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Surviving Success
By Mike Chung
Recently, Subway spokesperson Jared Fogle has pled guilty to offenses against minors punishable with jail time. Fogle, who was once extremely obese, came to fame by losing significant weight while only eating Subway for a period of time. Years and years as spokesperson lead to millions of dollars and international fame but in the end, it looks like the success he has experienced led to his failure. This pattern is not unique to Fogle. The Christian Church has been rocked many times by “star” pastors experiencing significant falling. For example, former Mars Hill pastor Mark Driscoll stepped down and the church sold due to issues like abusiveness, plagiarism, and using money to make his book a best seller. What Fogle and Driscoll represent is something universal to humankind: Success can lead to demise.
Thin Places
By Doug Gehrman
There existed “thin places,” the early Celtic people believed, where one could experience closer access to God and the divine. You’ve maybe been to such a place, where the veil between our human existence and heaven seemed so “thin” as to be translucent. The Grand Canyon, Michelangelo’s David, St. Peter’s Basilica, The Blue Mosque in Istanbul. Spiritual clarity reaches a higher level and the sacred becomes visible. In the Celtic belief, God was everywhere and there was little separating the secular from the divine; you just had to look for it and experience it. The light at dusk behind a cloud, sun through rain, a moment shared, a hand offered. It could be anything or found anywhere.
The Core Value of Stewardship
By Patrick Layhee
As business professionals we bring our talents to the marketplace every working day. We exercise influence, get things done, and move our enterprises forward. Our professional tool kits are full of the latest and greatest in new ideas and strategies—we are leaders, managers, and individual producers. Underneath these worthwhile endeavors are our core values that fuel the process. These values are the foundational principles that shape our motives and impact our decisions. The products and services we deliver will change from time to time, but our core values remain the same.
Workplace Faith in Action
By Gary L. Selman
Although our country was founded on Christian principles, many Christians have been convinced by government, special interest groups, lawyers and corporate America that prayer, reading the Bible and applying their faith in the workplace is grossly misplaced and that it should come no closer to their office than the parking garage. So what is a Christian who trusts in God supposed to do when faced with daily workplace challenges, tests, and trials? Who should they turn to for wisdom and insight on recruiting, hiring, training and retaining key employees and leaders? How can they empower their workforce to higher levels of productivity and quality? How can they lead like Jesus, with love and compassion in a worldly environment geared toward power, selfishness, and greed?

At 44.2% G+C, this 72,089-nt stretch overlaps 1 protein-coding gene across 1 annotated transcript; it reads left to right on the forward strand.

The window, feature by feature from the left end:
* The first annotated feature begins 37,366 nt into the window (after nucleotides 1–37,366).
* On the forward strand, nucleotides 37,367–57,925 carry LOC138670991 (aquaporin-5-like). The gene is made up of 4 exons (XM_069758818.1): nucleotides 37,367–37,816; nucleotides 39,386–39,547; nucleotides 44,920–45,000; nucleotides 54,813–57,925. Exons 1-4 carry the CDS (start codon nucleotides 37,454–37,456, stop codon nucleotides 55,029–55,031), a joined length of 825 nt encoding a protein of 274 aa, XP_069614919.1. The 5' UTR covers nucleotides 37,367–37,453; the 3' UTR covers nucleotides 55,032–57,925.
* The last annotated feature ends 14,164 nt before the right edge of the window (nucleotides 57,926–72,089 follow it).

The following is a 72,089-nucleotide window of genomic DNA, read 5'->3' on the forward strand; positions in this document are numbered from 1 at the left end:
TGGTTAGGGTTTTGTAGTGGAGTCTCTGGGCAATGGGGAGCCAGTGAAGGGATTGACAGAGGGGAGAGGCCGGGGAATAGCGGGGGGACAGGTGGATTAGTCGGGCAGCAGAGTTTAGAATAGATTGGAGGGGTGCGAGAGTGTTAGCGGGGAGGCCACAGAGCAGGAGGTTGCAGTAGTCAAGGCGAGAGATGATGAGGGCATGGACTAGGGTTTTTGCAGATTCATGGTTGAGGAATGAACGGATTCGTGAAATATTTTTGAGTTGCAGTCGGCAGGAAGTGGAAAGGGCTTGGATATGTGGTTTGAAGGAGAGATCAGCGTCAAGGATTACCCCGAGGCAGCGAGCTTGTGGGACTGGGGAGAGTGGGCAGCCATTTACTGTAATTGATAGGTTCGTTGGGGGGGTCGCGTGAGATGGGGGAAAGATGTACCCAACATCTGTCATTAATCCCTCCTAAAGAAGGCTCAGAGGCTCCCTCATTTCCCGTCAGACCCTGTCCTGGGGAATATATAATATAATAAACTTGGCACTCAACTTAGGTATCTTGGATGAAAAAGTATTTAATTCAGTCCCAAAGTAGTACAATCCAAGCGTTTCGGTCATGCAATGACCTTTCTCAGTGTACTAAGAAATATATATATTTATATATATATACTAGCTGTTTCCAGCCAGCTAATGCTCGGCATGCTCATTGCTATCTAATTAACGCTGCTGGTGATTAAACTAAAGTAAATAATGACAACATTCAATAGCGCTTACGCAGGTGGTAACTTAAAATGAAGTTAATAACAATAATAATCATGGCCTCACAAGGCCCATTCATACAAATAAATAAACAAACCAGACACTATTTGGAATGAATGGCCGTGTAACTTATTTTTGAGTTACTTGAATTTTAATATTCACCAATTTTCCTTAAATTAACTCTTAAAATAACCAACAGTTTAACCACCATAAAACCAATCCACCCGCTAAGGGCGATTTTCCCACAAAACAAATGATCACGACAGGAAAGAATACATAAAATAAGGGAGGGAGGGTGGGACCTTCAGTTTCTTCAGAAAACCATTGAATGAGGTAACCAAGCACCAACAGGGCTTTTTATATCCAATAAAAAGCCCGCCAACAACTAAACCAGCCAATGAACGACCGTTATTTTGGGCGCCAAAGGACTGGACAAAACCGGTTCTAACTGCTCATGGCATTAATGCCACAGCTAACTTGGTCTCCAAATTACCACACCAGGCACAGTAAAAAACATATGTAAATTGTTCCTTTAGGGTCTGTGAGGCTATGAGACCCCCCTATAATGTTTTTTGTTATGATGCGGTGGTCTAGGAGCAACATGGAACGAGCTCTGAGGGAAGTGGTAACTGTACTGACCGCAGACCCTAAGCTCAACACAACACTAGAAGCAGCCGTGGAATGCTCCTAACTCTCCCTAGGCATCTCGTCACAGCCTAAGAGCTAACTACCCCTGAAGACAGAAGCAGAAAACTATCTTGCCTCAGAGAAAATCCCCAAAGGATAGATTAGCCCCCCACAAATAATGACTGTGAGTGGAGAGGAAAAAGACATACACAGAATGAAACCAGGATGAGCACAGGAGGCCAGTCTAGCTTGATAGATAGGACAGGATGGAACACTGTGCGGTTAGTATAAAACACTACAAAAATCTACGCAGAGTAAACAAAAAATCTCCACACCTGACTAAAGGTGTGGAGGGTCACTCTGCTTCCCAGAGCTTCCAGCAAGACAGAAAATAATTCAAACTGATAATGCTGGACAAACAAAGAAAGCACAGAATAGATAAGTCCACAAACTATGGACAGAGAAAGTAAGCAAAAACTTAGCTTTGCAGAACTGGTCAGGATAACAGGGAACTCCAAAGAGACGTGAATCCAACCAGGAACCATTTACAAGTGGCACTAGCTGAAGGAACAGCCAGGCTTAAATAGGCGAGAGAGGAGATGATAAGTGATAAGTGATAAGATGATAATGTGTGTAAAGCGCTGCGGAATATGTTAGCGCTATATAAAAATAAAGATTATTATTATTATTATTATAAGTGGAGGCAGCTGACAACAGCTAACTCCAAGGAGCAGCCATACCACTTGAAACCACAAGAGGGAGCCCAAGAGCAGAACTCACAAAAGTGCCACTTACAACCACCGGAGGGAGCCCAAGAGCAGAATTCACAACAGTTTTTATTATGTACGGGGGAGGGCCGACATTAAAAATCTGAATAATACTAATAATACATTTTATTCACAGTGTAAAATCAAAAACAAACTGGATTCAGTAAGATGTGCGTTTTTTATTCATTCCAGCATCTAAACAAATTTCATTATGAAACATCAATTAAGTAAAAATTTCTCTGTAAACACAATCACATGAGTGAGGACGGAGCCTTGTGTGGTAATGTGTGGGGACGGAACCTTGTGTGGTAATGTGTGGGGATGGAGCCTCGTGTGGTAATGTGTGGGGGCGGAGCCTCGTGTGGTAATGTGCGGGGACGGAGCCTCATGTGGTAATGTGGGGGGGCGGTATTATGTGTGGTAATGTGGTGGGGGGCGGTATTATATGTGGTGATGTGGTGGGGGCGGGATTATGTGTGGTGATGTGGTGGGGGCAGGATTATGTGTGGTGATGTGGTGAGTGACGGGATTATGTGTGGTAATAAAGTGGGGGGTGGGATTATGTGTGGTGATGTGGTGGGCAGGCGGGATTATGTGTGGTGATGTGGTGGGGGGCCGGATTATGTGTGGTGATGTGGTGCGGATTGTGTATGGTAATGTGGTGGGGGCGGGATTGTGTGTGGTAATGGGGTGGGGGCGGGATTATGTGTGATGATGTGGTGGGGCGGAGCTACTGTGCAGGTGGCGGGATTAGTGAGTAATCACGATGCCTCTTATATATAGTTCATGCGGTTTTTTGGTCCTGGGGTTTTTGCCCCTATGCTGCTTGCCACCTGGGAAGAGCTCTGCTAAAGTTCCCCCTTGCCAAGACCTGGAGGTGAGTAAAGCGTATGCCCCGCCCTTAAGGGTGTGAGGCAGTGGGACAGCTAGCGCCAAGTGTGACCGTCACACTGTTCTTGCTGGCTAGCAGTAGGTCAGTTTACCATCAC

CRITICAL CONFLUENCES: Planned Parenthood, a Spanish town, and a deadly schizophrenia
By Wallace Henley
Recent headlines reveal the deadly schizophrenia torturing the soul of the West. Schizophrenia is typified by many as causing a split personality, though this is not technically the case. Nevertheless, it remains a euphemism for the mental dysfunction. Planned Parenthood’s rapacious profiteering off the body parts of infant human beings, exposed by undercover videos, is the topic of one set of headlines. Just as we are digesting this horror comes this one: “Spanish town grants human rights to cats and dogs.” The leaders of Trigueros del Valle outlawed “the mutilation or death of a non-human resident” (animals having been declared “residents” in the declaration of the town’s council).
Listening To The Voice of The Customer
By Lane Kramer
Continuous innovation in a business in order to develop new lines of revenue from services or products is of critical importance. A very important part of that process is taking the time and truly being willing to listen to the Voice of Your Customer. This month I had a very interesting experience with a potential vendor at my residence. We need a new front picture window since the old one was about to bite the dust. I telephoned a company that had been highly recommended by a friend of mine awhile back. The first part of the experience was very positive. I called the salesman at 9:30 a.m. on a Wednesday morning and he was able to come over to my house that day at 1:00 p.m.
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